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Alice Ollstein

Alice Ollstein is a reporter at Talking Points Memo, covering national politics. She graduated from Oberlin College in 2010 and has been reporting in DC ever since, covering the Supreme Court, Congress and national elections for TV, radio, print, and online outlets. Her work has aired on Free Speech Radio News, All Things Considered, Channel News Asia, and Telesur, and her writing has been published by The Atlantic, La Opinión, and The Hill Rag. She was elected in 2016 as an at-large board member of the DC Chapter of the Society of Professional Journalists. Alice grew up in Santa Monica, California and began working for local newspapers in her early teens.

Articles by Alice

On Monday night, Ohio Gov. John Kasich (R) officially submitted a request to the Department of Health and Human Services for permission to force the roughly 700,000 people enrolled in the state’s Medicaid expansion to prove they’re working at least 80 hours per month. If the waiver is approved, Ohioans unable to find work would have to get placed with an organization in their county and work without pay to earn the value of their health care benefits.

Ohio’s non-profit Center for Health Affairs estimates that 18,000 people could lose  coverage due to the requirement, though advocacy groups say that number could be much higher if eligible people are deterred by the bureaucratic hoops they have to jump through to document their employment status or prove they’re exempt due to a disability.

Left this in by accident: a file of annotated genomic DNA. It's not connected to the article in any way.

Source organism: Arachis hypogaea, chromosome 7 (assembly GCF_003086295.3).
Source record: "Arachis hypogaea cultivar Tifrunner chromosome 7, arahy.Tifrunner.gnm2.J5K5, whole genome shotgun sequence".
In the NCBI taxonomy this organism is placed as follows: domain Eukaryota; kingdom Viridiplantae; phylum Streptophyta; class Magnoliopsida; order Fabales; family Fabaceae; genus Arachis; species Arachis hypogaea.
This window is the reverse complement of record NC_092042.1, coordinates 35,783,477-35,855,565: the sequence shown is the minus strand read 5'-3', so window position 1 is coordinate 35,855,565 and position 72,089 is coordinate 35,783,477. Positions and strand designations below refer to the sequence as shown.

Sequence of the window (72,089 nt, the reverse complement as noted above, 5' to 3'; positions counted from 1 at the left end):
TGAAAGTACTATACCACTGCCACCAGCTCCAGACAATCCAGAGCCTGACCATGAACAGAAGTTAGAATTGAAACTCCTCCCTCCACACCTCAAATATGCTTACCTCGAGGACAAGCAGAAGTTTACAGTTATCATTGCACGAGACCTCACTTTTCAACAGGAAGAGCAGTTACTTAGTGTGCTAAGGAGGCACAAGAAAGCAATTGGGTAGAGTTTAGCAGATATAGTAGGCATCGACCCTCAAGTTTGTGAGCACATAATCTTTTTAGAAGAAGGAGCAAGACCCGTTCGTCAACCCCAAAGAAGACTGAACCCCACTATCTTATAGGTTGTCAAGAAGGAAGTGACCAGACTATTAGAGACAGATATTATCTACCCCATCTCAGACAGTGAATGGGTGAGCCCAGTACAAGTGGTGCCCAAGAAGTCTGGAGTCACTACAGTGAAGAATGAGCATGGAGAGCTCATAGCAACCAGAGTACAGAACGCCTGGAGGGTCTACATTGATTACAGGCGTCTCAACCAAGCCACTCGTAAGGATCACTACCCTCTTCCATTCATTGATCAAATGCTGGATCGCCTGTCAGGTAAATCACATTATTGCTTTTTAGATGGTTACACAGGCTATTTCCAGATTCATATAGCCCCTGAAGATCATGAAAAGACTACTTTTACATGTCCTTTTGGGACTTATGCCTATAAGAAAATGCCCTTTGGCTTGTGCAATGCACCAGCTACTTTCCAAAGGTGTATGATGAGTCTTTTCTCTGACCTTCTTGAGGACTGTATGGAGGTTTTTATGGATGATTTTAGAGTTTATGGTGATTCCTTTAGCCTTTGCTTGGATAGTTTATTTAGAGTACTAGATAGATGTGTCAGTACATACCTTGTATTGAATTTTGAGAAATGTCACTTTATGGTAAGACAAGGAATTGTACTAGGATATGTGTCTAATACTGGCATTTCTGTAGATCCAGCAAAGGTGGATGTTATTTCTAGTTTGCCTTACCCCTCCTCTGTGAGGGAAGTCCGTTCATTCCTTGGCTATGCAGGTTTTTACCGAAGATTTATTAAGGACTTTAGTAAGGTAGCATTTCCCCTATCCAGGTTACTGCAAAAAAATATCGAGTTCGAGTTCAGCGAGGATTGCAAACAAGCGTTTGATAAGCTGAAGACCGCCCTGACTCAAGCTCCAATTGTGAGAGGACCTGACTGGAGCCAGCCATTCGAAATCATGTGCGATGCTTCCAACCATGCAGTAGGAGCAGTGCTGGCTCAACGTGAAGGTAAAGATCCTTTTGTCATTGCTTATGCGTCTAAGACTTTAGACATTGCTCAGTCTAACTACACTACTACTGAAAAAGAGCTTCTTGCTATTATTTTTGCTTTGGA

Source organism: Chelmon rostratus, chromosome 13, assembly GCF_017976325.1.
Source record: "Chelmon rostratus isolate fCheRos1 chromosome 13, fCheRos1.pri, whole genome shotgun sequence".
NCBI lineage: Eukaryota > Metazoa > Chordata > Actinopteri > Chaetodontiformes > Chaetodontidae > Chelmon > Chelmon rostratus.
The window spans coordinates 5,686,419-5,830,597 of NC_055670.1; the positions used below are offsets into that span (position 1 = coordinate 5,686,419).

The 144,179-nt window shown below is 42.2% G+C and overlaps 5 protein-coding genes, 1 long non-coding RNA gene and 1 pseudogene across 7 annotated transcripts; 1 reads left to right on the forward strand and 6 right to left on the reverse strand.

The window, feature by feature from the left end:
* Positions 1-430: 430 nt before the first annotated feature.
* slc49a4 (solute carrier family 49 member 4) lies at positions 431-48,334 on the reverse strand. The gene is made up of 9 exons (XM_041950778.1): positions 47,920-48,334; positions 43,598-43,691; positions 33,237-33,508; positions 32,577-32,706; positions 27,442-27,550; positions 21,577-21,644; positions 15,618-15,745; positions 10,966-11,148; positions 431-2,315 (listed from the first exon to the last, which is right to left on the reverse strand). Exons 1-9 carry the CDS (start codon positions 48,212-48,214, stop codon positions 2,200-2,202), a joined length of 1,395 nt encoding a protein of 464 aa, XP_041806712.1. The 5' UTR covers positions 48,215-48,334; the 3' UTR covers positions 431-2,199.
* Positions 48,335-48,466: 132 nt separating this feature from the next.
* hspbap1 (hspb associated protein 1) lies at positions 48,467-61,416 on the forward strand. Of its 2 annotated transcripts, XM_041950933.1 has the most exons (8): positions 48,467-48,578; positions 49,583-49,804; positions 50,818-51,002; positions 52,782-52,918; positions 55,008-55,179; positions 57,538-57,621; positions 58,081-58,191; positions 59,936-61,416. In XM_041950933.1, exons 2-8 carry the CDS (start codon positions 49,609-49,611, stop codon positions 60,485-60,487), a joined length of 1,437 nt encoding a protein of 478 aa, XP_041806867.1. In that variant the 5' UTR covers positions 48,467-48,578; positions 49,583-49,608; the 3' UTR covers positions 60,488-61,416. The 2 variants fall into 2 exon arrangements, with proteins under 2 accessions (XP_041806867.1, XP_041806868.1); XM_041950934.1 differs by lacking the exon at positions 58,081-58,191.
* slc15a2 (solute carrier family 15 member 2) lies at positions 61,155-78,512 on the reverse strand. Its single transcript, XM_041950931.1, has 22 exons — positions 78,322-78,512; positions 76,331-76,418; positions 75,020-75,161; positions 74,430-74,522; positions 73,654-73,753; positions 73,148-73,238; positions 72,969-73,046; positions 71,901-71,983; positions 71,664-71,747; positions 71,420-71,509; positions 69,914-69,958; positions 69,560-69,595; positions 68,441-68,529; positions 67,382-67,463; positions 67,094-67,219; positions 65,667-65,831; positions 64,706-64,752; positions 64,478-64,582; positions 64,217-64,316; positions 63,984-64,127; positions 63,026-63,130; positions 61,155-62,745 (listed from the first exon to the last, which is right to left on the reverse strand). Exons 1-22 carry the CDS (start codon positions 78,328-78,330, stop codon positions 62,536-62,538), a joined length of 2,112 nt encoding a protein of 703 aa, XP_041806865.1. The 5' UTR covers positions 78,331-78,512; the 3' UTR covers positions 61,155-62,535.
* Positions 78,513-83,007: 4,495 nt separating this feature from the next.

“We believe they’re vastly underestimating,” Katie McGarvey with the Legal Aid Society of Ohio told TPM. “There’s not an automatic way to do those exemptions, so each county will have to contact each individual, get documentation, and do an assessment. What if the person doesn’t get the mail or doesn’t have transportation to the appointment? It’s a huge administrative barrier and a lot of people who need the exemption and are eligible will fall through the cracks.”

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At an invitation-only roundtable with Capitol Hill reporters Friday morning, Rep. Steny Hoyer, the number two House Democrat, gave a full-throated defense of Democrats’ strategy of putting a thumb on the scale in primaries across the country. Hoyer was responding to criticism sparked earlier this week when The Intercept published a recording in which he urged a progressive candidate in Colorado to drop out of his race.

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Predicting the outcome of a Supreme Court case based on what the justices ask at oral arguments can be a fool’s errand, since their questions don’t always match up with the opinions they eventually write (and one justice famously says nothing at all). Many outlets are predicting that the court will side, possibly overwhelmingly, with the government — not wanting to second-guess their claim that the travel ban was motivated by true national security concerns. But it’s far from a foregone conclusion: Others, including myself, are not so sure, and heard several moments where justices seemed unconvinced by the government’s claims.